Posts Tagged Hilary of Poitiers

Master of the Sea, Son of God

English: Walk on the water Deutsch: Rettung de...

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Matthew 14:22–33 narrates Jesus’ walking on water. Yet, unlike the parallel accounts in Mark 6:45–52; John 6:15–21, Matt 14:33 reports that the disciples’ conclusion, at the end of this episode, was ἀληθῶς θεοῦ υἱὸς εἶ (truly, you are the son of God). Apparently thinking along the lines similar to Heb 3:5–6, Archelaus, Disputation with Manes, 44 (ANF 6:220), relates this text to Jesus’ superiority to Moses. Perhaps more to the point here, however, is a chaos-versus-creation motif (Boring, “Matthew,” NIB 8, 327) in which Jesus subjects the surrounding disorder (Graves, “Followed by the Sun,” RevExp 99, no. 1 [2002]: 92; Ladd, Theology of the New Testament, rev.ed., 163; Verseput, “The Faith of the Reader,” JSNT 46 [1992]: 14–16; cf. Augustine, Serm., 25.6 [NPNF1 6:338]; Jerome, Epist., 30 [NPNF2 6:45]). He does so, first, by walking on the sea himself and then all the more by causing Peter to do the same (Chrysostom, Hom. Matt., 50.2 [NPNF1 10:311–12]). In this framework, then, if Israel’s God is master of the seas (e.g., Job 9:8; Ps 89:9, 19–37; Hab 3:8, 15; cf. Gen 1:2 [LXX; LSJ, s.v. ἐπιφέρω, §§2–3])—a kind of mastery not otherwise within the realm of human experience—Jesus’ walking on the sea is an eminently good reason for identifying Jesus as θεοῦ υἱός (son of God) and worshiping him as such (see Matt 14:33; Hilary of Poitiers, On the Trinity, 6.51 [NPNF2 9:117]; cf. Mark 6:51–52John 6:21; Aristotle, Poetics, 5.6, 6.2).

Cross-posted from New Testament Interpretation.

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Worthy of More Glory

Moses, confronted about his Cushite wife

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In Num 12:1, Miriam and Aaron confront Moses because of his marriage to a Cushite woman, and in so doing, they attempt to claim equal prophetic status with Moses (Num 12:2a). Apparently, on this occasion, Moses’ meekness constrains him from responding (Num 12:3; cf. Rom 12:191 Clem. 17 [ANF 9:234]; Socrates, Hist. eccl., 7.42 [NPNF2 2:176]), but יהוה hears the conversation and summons all three siblings to the tent of meeting (Num 12:2b, 4). יהוה then summons Aaron and Miriam for a special rebuke (Num 12:5): however high may be their claim to apparently equal prophetic status with Moses, Moses own status still surpasses that of prophet (Num 12:6–9). The status that Aaron and Miriam claim for themselves gets them only so far—only to dreams and visions (Num 12:6). By contrast, Moses is not limited to dreams and visions, but פה אל־פה אדבר־בו ומראה ולא בחידת ותמנת יהוה יביט (Num 12:8a; with him, I [יהוה] speak mouth to mouth, plainly, and not in riddles, and he looks upon the form of יהוה). More than a prophet, Moses is a faithful servant in all יהוה’s house (Num 12:7; Heb 3:5).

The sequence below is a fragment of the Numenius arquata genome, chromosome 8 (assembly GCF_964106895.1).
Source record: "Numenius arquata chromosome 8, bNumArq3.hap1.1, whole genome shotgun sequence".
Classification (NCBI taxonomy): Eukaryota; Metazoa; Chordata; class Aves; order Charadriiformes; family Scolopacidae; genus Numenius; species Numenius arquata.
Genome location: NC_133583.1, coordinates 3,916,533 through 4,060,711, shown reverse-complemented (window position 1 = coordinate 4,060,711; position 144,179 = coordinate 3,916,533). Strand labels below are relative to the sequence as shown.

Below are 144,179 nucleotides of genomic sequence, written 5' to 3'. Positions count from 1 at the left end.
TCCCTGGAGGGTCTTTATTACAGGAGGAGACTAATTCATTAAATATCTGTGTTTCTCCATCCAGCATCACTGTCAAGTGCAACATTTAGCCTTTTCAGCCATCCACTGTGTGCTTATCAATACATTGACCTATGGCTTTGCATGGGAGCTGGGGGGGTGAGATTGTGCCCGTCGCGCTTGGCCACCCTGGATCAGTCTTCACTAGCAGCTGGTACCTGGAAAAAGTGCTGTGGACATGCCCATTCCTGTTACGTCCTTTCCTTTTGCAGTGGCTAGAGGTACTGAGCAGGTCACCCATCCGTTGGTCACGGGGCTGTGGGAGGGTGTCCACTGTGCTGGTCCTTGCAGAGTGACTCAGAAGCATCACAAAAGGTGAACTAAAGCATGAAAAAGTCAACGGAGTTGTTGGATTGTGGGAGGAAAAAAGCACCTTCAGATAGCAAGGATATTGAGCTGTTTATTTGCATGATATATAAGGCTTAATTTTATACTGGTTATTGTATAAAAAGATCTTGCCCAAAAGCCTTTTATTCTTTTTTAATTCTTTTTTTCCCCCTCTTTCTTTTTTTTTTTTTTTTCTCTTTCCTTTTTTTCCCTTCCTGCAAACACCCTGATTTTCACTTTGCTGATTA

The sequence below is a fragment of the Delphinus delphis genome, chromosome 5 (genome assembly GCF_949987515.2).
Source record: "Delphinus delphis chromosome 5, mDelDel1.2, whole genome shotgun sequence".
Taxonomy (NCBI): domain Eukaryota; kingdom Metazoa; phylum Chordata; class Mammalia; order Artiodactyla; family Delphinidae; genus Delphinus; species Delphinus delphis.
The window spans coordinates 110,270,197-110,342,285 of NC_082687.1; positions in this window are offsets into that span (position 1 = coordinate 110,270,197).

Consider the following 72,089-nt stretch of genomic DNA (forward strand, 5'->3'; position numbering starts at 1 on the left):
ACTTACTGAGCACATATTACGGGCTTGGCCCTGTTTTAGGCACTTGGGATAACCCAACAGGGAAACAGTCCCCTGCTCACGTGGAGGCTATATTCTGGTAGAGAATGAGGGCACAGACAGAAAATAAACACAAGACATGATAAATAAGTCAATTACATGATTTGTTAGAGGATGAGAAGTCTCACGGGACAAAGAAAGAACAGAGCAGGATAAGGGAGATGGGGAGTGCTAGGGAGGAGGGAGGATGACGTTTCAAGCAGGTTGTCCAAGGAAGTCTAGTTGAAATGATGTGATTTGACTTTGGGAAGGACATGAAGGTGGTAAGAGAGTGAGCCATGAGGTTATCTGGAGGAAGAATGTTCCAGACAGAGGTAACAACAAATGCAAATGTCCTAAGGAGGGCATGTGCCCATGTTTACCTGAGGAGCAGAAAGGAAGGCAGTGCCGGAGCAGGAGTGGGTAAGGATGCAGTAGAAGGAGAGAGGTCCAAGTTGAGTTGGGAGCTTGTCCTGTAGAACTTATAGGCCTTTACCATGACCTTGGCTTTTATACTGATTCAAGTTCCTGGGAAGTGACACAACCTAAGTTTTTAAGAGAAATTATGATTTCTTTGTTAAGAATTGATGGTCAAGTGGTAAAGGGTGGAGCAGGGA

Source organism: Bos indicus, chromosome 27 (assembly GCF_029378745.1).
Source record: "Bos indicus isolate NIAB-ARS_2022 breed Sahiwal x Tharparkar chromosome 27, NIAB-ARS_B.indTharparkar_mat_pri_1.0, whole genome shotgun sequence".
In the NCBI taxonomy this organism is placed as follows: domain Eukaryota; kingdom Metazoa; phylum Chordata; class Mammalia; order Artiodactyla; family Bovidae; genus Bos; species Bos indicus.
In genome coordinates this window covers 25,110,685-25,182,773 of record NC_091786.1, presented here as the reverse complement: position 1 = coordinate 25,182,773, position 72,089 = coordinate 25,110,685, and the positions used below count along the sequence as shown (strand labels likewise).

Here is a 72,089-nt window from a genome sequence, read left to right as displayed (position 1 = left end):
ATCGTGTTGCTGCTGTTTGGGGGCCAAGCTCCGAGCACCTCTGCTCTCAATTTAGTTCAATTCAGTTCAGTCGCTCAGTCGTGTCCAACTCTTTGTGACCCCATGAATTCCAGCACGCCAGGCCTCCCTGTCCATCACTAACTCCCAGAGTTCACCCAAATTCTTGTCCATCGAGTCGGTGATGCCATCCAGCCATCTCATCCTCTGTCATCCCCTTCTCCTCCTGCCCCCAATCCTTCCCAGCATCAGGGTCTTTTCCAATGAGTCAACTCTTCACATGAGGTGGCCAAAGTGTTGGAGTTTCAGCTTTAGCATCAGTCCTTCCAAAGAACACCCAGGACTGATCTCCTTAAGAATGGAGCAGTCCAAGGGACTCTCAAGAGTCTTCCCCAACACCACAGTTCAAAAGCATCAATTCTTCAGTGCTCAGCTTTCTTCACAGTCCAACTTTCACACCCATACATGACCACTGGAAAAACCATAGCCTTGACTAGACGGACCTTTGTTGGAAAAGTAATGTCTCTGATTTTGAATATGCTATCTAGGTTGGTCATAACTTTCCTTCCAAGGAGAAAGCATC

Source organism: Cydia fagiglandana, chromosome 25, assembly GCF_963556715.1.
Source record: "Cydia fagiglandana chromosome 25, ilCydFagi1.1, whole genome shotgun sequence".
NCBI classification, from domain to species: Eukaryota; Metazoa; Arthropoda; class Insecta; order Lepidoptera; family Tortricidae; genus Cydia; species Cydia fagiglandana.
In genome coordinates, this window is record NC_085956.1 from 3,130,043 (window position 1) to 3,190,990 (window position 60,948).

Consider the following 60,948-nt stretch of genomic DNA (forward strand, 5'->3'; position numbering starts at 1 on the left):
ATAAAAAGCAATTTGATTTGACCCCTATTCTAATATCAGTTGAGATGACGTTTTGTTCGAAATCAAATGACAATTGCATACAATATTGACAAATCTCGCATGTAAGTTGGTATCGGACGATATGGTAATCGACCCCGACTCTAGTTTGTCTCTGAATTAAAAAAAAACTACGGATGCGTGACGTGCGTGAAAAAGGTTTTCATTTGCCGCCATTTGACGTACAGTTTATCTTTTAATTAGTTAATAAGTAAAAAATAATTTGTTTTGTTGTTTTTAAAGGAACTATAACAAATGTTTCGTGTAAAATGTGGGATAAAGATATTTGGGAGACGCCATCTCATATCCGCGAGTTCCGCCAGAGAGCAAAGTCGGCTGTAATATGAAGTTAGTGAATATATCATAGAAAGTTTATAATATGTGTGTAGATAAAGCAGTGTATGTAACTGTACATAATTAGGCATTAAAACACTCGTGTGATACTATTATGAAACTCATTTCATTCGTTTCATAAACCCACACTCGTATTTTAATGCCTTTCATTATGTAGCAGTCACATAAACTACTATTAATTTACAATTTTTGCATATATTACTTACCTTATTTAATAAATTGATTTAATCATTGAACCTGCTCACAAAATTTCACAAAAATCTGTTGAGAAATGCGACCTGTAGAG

So much the greater, then, is he with whom Moses the faithful servant and Elijah the prophet appear on the mountain (Matt 17:3; Mark 9:4; Luke 9:30–31; cf. Irenaeus, Haer., 4.20.9–11 [ANF 1:490–91]). Yet, far from contending with this Jesus for their own status, Moses and Elijah discuss with him ἡ ἔξοδος αὐτοῦ, ἣν ἤμελλεν πληροῦν ἐν Ἰερουσαλήμ (Luke 9:31; his departure, which he was about to complete at Jerusalem; cf. Leo the Great, Serm., 51.4 [NPNF2 12:163]; Origen, Comm. Matt., 12.38 [ANF 9:470]). Not being sufficiently sensible of the situation, however, the newly awakened Peter does suggest a certain equality of status among the three glorious individuals he sees before him (Matt 17:2–4; Mark 9:2b–6; Luke 9:29–33; Leo the Great, Serm., 51.5 [NPNF2 12:163–64]). The divine response again comes in a cloud (Num 12:5; Matt 17:5a; Mark 9:7a; Luke 9:34). Nevertheless, the heavenly voice does not answer by assigning Jesus to the category of “servant,” however noble or faithful, but acknowledges him as the so much superior son (Matt 17:5b; Mark 9:7b; Luke 9:31–32, 35; cf. Hippolytus, Noet., 18 [ANF 5:230]; Jerome, Epist., 46.13 [NPNF2 6:65]; Leo the Great, Serm., 51.6 [NPNF2 12:164]; Rufinus, Symb., 4 [NPNF2 3:544]; Tertullian, Praescr., 22 [ANF 3:253]), who is himself deserving of all allegiance and honor (Matt 17:5–8; Mark 9:7–8; Luke 9:35–36; Heb 3:1–19; Augustine, Serm., 28.3–5 [NPNF1 6:347–48]; Clement of Alexandria, Paed., 1.11 [ANF 2:234]; Cyprian, Epist., 52.14 [ANF 5:362]; Leo the Great, Serm., 51.7 [NPNF2 12:164]; cf. Ambrose, Epist., 43.57 [NPNF2 10:464]; Chrysostom, Hom. Heb., 5.4 [NPNF1 14:390]; Cyril of Jerusalem, Lectures, 10.7–9 [NPNF2 7:59–60]; Hilary of Poitiers, Trin., 6.24 [NPNF2 9:106]).

Cross-posted from New Testament Interpretation.

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